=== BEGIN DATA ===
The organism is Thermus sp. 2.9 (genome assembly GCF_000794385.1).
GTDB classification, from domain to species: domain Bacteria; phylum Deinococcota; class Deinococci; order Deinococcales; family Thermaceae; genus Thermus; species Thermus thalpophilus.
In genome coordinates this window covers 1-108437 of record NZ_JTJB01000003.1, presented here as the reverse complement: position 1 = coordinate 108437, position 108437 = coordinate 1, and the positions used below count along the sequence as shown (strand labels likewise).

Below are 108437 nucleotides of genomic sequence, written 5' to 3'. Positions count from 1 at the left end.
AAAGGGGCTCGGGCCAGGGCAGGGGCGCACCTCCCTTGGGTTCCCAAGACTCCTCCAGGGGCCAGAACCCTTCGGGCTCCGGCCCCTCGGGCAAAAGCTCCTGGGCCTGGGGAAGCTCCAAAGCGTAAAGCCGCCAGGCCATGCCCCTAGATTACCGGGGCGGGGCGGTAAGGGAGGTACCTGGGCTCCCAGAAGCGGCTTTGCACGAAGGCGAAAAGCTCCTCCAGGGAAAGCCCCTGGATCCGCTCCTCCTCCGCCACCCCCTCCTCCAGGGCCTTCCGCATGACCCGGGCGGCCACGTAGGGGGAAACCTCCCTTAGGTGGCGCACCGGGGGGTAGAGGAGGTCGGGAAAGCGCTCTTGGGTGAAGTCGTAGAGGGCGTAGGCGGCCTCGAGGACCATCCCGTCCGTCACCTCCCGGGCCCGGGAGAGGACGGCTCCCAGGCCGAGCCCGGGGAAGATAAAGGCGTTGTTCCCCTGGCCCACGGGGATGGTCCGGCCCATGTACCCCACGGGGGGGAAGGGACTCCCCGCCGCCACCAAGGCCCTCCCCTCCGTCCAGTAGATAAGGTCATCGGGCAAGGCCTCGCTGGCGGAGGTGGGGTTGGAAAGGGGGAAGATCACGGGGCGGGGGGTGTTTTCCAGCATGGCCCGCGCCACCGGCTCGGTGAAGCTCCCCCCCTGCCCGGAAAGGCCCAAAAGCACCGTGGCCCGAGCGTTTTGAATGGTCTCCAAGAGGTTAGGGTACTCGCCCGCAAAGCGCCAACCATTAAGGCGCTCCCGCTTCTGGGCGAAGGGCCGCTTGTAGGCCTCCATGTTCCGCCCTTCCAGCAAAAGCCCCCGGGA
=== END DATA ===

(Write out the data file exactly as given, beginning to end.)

The organism is Thermus sp. 2.9 (genome assembly GCF_000794385.1).
GTDB classification, from domain to species: domain Bacteria; phylum Deinococcota; class Deinococci; order Deinococcales; family Thermaceae; genus Thermus; species Thermus thalpophilus.
In genome coordinates this window covers 1-108437 of record NZ_JTJB01000003.1, presented here as the reverse complement: position 1 = coordinate 108437, position 108437 = coordinate 1, and the positions used below count along the sequence as shown (strand labels likewise).

Below are 108437 nucleotides of genomic sequence, written 5' to 3'. Positions count from 1 at the left end.
AAAGGGGCTCGGGCCAGGGCAGGGGCGCACCTCCCTTGGGTTCCCAAGACTCCTCCAGGGGCCAGAACCCTTCGGGCTCCGGCCCCTCGGGCAAAAGCTCCTGGGCCTGGGGAAGCTCCAAAGCGTAAAGCCGCCAGGCCATGCCCCTAGATTACCGGGGCGGGGCGGTAAGGGAGGTACCTGGGCTCCCAGAAGCGGCTTTGCACGAAGGCGAAAAGCTCCTCCAGGGAAAGCCCCTGGATCCGCTCCTCCTCCGCCACCCCCTCCTCCAGGGCCTTCCGCATGACCCGGGCGGCCACGTAGGGGGAAACCTCCCTTAGGTGGCGCACCGGGGGGTAGAGGAGGTCGGGAAAGCGCTCTTGGGTGAAGTCGTAGAGGGCGTAGGCGGCCTCGAGGACCATCCCGTCCGTCACCTCCCGGGCCCGGGAGAGGACGGCTCCCAGGCCGAGCCCGGGGAAGATAAAGGCGTTGTTCCCCTGGCCCACGGGGATGGTCCGGCCCATGTACCCCACGGGGGGGAAGGGACTCCCCGCCGCCACCAAGGCCCTCCCCTCCGTCCAGTAGATAAGGTCATCGGGCAAGGCCTCGCTGGCGGAGGTGGGGTTGGAAAGGGGGAAGATCACGGGGCGGGGGGTGTTTTCCAGCATGGCCCGCGCCACCGGCTCGGTGAAGCTCCCCCCCTGCCCGGAAAGGCCCAAAAGCACCGTGGCCCGAGCGTTTTGAATGGTCTCCAAGAGGTTAGGGTACTCGCCCGCAAAGCGCCAACCATTAAGGCGCTCCCGCTTCTGGGCGAAGGGCCGCTTGTAGGCCTCCATGTTCCGCCCTTCCAGCAAAAGCCCCCGGGA